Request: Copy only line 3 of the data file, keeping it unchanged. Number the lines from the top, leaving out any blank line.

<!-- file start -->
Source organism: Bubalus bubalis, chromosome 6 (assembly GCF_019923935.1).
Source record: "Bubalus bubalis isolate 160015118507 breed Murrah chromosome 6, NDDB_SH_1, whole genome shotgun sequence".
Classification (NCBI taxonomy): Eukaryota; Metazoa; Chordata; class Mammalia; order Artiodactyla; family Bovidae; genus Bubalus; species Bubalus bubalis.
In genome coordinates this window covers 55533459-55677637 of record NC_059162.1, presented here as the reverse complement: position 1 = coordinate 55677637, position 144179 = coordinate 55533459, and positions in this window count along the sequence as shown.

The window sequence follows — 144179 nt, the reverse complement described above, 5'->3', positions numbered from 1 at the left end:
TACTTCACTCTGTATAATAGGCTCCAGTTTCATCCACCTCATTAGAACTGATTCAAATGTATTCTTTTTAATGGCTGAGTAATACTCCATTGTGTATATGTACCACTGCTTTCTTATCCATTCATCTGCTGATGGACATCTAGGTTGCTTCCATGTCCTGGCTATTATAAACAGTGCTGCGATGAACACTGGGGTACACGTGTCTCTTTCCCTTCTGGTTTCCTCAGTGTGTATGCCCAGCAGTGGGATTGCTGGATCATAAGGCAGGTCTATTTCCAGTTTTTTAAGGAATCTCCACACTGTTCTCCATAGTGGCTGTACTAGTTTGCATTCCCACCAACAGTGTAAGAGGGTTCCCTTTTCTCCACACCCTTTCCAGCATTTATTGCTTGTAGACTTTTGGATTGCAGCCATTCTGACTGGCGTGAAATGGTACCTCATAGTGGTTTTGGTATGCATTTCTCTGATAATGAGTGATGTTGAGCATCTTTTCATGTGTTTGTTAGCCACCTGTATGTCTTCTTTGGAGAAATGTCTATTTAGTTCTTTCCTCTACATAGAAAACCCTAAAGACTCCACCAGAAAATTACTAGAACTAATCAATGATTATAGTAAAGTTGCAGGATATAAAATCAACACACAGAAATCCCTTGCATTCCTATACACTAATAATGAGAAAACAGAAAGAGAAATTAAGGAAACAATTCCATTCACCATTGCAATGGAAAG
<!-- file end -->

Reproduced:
Classification (NCBI taxonomy): Eukaryota; Metazoa; Chordata; class Mammalia; order Artiodactyla; family Bovidae; genus Bubalus; species Bubalus bubalis.